Gambling, prostitution, drugs, those profitable activities are controlled by organized crime.

And if they were legal, they would be controlled by organized government.

Ooooohh ... (2, Funny)

gstoddart (321705) | more than 6 years ago | (#22808160)

They're so gonna bust his knee-caps over this. Maybe send Pauly Walnuts to knock him around. :-P

Cheers

Re:Ooooohh ... (1)

Joey Vegetables (686525) | more than 6 years ago | (#22809890)

Or me [slashdot.org] . Except I only kneecap people who done something wrong.

Relativism (0)

Anonymous Coward | more than 6 years ago | (#22808200)

The RIAA are EXACTLY like the mafia! Because they assault and kill people! Except they, uh...don't.

Kind of like crying that your opponents are JUST LIKE HITLER. Nine times out of ten, there's no comparison. And that one time you might have a case, you've already lost too many people with your Chicken-Littling.

Re:Relativism (4, Insightful)

Ungrounded Lightning (62228) | more than 6 years ago | (#22809110)

The RIAA are EXACTLY like the mafia! Because they assault and kill people! Except they, uh...don't.

Nope. They send the Sheriff to do it for them.

Sue you.
Bankrupt you.
Send the law to seize your assets.
You get evicted.
If you try to stay the sheriff's men will throw you out.
If you try to resist them they'll use as much force as necessary - including deadly force if your resistance appears to be a threat to them.

you could compare the riaa to sharia law (4, Interesting)

circletimessquare (444983) | more than 6 years ago | (#22808212)

that is, that punishing a crime, real or perceived, with a punishment that is worse than the crime is not actually justice or morality

upload a song, owe thousands may not be as awful as steal some bread, have your hand chopped off, or commit adultery, get stoned to death, but the riaa's tactics shares with religious fundamentalist notions of justice this same disproportionate massive punishment for comparatively mild crimes

it's very simple: you don't teach anyone to respect morality with fear and terror. you just teach them that fear and terror are more important than morality

they need to learn that lesson in rural yemen as much as they do in riaa headquarters

a truly just society is one that metes out punishments that are milder than the actual crimes being punished (but not too mild, just milder). in such a way does a society provide stability and a respect for justice. if the punishments are too severe or too mild in comparison to the crimes, then justice is disrespected, not served, and society is destabilized and impoverished as a result

the impoverishments under religious fundamentalism are apparent. the impoverishments unde rriaa tactics are simply less cultural riches for us all

Re:you could compare the riaa to sharia law (1)

llamalad (12917) | more than 6 years ago | (#22808470)

> a truly just society is one that metes out punishments that are milder than the actual crimes being punished (but not too mild, just milder).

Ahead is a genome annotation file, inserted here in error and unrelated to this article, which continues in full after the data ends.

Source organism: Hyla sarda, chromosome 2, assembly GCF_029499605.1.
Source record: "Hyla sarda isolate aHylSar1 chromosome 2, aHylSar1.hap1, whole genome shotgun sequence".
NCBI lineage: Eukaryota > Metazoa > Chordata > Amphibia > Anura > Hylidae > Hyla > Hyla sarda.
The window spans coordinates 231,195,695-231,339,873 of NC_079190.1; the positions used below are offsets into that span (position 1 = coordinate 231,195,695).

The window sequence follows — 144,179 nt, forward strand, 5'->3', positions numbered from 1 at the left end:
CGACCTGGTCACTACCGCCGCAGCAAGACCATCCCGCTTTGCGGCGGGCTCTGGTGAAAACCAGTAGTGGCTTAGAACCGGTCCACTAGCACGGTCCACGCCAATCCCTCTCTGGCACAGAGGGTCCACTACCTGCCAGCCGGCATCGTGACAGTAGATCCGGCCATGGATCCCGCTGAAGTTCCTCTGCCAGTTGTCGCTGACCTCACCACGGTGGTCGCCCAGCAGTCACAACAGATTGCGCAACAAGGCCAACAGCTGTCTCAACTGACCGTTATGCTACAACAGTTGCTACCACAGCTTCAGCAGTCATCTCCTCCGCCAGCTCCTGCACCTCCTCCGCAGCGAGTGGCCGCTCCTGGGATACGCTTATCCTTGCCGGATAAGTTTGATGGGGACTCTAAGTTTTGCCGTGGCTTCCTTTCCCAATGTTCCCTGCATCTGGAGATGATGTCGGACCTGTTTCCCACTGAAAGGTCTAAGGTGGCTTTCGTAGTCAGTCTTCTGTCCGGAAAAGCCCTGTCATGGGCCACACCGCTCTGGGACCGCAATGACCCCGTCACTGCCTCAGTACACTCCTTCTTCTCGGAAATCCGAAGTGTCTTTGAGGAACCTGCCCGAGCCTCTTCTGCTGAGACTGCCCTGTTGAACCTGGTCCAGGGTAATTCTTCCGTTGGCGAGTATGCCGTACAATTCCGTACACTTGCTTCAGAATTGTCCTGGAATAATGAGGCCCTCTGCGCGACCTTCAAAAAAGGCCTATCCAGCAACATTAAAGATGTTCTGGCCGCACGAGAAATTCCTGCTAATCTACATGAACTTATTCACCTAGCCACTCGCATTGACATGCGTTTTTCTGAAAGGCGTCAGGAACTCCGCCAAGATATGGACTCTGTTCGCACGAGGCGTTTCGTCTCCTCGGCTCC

That's ridiculous.

Steal $100, so a just society fines you $95?

Congratulations, it's now profitable to steal even if caught in this just society of yours.

Re:you could compare the riaa to sharia law (1)

nahpets77 (866127) | more than 6 years ago | (#22808704)

I think what he means is that an appropriate punishment for stealing $100 would be to go to jail for 10 days or pay a $500 fine instead of getting your hand chopped off.

no, that's an unjust society (1)

circletimessquare (444983) | more than 6 years ago | (#22808720)

steal $100, go to jail

what about the $100?

the $100 was never yours in the first place, so it is never taken back from you. it is returned to the rightful owner completely. it was never yours, ever, to ever be considered as something taken back from you. the way you are thinking about the situation is simply not the moral way to think about the situation

the $100 doesn't even figure into the punishment calculation. the act of stealing does. get it?

do you understand what morality is? apparently not based on how you frame it in your comment above

Re:you could compare the riaa to sharia law (0)

Anonymous Coward | more than 6 years ago | (#22808788)

No it would be steal $100 and have to repay your victim $100 + expenses incurred as a result of your theft + $95 dollar fine. You still have to make right what you did, plus the punishment/fine.

Re:you could compare the riaa to sharia law (1)

rudeboy1 (516023) | more than 6 years ago | (#22808814)

I don't think that's what he means. Using your scenario, let's say you got caught stealing $100. The punishment would not be a fine less than the amount you stole. That's just ridiculous. A milder punishment would START with making you give back the money you stole, but that's not really a punishment, since you're giving back what you took, and to leave it at that would make it as though it never happened. The actual punishment would depend on how you stole the money. If you mugged a 10 year old at the end of a shotgun, the punishment might be a little different from if you took a Benjamin from your own till at your night job at 7/11.

Re:you could compare the riaa to sharia law (0)

Anonymous Coward | more than 6 years ago | (#22809020)

Yeah, but you still have to repay the money you stole.

Re:you could compare the riaa to sharia law (1)

alva_edison (630431) | more than 6 years ago | (#22809610)

Except you apply the fine after the original $100 is returned.

Re:you could compare the riaa to sharia law (1)

mojotooth (53330) | more than 6 years ago | (#22809138)

Congratulations, you just turned a thread about music sharing into an anti-Islamic rant. Perhaps we should invent a new version of Godwin's law just for you.

i'm antifundamentalist (1, Offtopic)

circletimessquare (444983) | more than 6 years ago | (#22809512)